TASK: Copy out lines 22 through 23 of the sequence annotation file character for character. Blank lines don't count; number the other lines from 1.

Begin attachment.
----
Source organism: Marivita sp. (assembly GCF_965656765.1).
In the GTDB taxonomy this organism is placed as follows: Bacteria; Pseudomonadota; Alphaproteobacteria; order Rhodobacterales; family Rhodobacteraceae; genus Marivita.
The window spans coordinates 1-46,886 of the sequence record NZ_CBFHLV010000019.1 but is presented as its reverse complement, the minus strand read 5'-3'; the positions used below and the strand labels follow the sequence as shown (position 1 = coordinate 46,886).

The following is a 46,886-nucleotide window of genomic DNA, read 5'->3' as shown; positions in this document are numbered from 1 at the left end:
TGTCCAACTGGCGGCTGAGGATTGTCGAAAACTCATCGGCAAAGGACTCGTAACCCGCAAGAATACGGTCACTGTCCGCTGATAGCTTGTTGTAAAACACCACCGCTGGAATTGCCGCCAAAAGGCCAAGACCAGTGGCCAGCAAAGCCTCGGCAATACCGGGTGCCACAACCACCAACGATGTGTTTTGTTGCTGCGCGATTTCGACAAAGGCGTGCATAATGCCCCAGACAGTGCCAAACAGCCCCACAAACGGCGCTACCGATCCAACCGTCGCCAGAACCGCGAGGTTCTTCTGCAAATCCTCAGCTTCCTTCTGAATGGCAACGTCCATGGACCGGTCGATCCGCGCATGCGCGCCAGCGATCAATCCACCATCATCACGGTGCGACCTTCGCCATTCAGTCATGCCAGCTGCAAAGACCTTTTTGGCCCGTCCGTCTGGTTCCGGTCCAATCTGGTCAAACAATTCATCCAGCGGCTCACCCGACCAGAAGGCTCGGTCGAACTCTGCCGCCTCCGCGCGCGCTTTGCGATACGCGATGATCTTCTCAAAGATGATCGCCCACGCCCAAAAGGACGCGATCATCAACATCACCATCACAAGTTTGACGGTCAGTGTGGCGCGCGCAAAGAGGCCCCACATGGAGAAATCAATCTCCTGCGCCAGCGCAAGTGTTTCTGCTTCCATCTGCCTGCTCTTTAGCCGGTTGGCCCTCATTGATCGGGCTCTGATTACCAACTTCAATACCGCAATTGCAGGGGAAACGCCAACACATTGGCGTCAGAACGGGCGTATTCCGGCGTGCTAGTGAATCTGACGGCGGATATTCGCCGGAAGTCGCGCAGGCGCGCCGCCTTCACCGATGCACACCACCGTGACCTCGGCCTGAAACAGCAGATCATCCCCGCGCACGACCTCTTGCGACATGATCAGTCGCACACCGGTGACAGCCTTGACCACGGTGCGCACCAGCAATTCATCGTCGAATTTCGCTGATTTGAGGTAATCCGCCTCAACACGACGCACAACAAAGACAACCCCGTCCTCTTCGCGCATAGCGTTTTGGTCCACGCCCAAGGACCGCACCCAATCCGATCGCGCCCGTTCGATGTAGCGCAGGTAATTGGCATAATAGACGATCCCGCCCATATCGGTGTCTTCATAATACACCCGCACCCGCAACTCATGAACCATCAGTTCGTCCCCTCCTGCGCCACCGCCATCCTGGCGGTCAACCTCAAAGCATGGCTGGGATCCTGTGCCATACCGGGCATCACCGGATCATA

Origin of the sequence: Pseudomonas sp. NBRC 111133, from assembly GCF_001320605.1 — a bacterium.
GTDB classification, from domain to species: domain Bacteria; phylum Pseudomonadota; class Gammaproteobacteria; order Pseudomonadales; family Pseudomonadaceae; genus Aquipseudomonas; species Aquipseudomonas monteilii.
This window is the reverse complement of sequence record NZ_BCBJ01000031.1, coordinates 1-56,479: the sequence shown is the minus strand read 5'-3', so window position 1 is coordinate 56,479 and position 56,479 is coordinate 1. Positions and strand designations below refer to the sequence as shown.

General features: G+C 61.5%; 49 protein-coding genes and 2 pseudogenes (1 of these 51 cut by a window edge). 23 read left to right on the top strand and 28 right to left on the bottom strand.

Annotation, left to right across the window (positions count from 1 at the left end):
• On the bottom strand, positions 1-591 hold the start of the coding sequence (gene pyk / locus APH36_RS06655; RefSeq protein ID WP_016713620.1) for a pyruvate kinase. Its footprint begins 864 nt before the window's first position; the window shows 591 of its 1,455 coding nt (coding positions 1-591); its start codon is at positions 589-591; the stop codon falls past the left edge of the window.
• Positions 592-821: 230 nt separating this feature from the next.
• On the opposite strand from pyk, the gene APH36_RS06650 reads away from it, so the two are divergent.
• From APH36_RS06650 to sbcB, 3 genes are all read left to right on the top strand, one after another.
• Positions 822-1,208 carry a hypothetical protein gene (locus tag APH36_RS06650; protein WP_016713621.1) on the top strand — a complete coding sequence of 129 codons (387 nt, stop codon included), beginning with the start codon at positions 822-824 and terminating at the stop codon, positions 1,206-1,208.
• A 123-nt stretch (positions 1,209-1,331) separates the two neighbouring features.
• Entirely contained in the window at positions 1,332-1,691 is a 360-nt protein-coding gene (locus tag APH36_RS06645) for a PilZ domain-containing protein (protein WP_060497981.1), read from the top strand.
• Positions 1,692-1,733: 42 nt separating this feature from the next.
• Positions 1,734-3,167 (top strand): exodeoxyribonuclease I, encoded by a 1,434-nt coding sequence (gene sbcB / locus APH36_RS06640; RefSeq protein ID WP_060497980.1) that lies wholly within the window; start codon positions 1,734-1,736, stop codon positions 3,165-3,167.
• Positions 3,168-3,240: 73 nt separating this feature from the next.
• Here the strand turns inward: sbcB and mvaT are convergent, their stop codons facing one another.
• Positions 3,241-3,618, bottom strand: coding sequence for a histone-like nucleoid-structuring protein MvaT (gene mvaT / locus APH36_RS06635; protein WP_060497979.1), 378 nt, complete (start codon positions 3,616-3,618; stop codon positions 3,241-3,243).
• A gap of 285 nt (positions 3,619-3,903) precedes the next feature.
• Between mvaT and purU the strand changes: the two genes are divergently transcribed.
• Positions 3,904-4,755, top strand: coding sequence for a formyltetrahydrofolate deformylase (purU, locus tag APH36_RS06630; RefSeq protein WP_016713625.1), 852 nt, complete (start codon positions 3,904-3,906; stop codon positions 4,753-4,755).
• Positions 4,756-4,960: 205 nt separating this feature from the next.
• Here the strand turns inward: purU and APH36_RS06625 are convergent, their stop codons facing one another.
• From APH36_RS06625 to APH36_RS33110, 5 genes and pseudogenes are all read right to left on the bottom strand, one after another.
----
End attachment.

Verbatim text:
• Positions 3,241-3,618, bottom strand: coding sequence for a histone-like nucleoid-structuring protein MvaT (gene mvaT / locus APH36_RS06635; protein WP_060497979.1), 378 nt, complete (start codon positions 3,616-3,618; stop codon positions 3,241-3,243).
• A gap of 285 nt (positions 3,619-3,903) precedes the next feature.